Cheryl made the distinction between the way different students participate; some students are outward/quick processors and others, inward/slow processors. She mentioned that many students are content to listen for fear of saying something stupid and challenged us as teachers to not label these students “shy” or “shallow thinkers” when some are just quiet, not verbose. She wisely reminded “timing is not the measure of the worth of their thought or their humanity. But neither is depth!”

Carol proffered the necessity of trust for many students. She contributed that many students would rather sit back and listen before talking; trust must be established in some students before vulnerability in sharing is offered.

Sometimes we need to hospitably allow students to be silent. Cheryl wisely offered, “A lot of rhetoric happens during the “thinking” part. Just because a student doesn’t “express” their thinking doesn’t necessarily mean they aren’t…perhaps our modern classical renewal has emphasized more debate (expression of the rhetoric) from our children than is necessary.”

LaQueta maintained, “My quiet students often surprise me with some remarkable insights toward the end of the school year when they all of a sudden become comfortable enough to share. A lot is stewing in their hearts before they are willing to reveal it to a group.” These thoughts couldn’t have boiled up to the surface sooner, the conditions simply weren’t present.

But what if they aren’t afraid to speak, and simply aren’t thinking deeply? Camille questioned, “…how do we make [our students] thirsty?! This is why Mr. Hicks said, ‘It is the mark of an ineffective teacher to answer a question that hasn’t been asked.’ It’s my greatest struggle as a teacher! What can we do to provoke them, intellectually, to ask questions?”

Felicity suggested, “God is infinitely patient with us when we try to follow him because from the beginning, he wanted to partner with man. [We] could then explain to them that [we] want to partner with them in learning and promise them great patience if they try to participate.”

Confirming that, Nancy offered, “At the beginning of the spring semester, we spent some time in class defining goodness, truth, and beauty. In the first few weeks, I started asking them what was good, true, and beautiful about such things as last weekend, the rain, bees, etc. Then I started asking them about literary passages and readings on history. By the end of the semester, everyone’s hand was going up to share. Of course, at first, responses were focused on something like, ‘What was good about the weekend was playing video games.’ I would accept answers non-judgmentally at first. Then I would begin to ask why. Without passing judgment, again, by the end of the semester, even the youngest elementary students were contributing very insightful comments.”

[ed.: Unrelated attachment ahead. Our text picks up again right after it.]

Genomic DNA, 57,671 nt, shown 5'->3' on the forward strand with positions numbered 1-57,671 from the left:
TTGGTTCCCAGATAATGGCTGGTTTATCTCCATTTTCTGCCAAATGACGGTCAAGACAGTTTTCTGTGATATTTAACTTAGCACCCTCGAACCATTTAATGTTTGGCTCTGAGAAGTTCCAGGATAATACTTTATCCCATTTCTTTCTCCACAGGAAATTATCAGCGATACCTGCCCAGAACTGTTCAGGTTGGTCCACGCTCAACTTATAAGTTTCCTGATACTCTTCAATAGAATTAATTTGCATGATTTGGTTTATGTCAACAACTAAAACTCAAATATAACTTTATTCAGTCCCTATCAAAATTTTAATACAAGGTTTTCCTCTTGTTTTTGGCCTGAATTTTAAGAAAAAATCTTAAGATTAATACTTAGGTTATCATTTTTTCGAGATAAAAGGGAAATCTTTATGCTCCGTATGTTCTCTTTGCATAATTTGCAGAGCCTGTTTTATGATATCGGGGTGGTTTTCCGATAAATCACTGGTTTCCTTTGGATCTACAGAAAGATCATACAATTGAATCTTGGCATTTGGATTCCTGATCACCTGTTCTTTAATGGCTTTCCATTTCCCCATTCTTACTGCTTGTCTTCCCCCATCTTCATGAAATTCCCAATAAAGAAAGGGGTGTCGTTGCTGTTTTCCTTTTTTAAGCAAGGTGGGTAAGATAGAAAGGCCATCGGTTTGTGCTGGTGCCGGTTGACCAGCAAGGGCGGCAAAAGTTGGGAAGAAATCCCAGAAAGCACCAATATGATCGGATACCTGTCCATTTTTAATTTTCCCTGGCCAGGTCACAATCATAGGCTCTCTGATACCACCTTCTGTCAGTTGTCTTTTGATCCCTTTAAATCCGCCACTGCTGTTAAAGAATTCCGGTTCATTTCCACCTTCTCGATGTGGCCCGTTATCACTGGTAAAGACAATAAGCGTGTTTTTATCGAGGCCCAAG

LaQueta wisely reminded us of a quote by Charlotte Mason, which states: “Education is an atmosphere, a discipline, a life.” As classical teachers, we work hard to educate the whole child, and yet it can be hard to set the right atmosphere where all can learn.

This wonderful forum reminded me that I had taken upon my shoulders a responsibility not mine to bear: to awaken souls I was only asked to Shepherd. I am also reminded that I, too, am a student and that, as teachers, we must depend on the Spirit to provoke and awaken souls…to depend on His work to flow through us; to obey what He calls us to do and learn and lead second.

Common to all the books I read this summer was a character in exile on a journey toward Home. In our classrooms, we will undeniably find a variety of young pilgrims at all different stages on this same Journey with us. It is not our duty as teachers to determine where they are on the path, nor is it our duty to tell them where they should be on that path; it is our duty, rather, to provide a taste of the coming hospitality by being a trustworthy guide along the path that continues to point each and every student toward Home.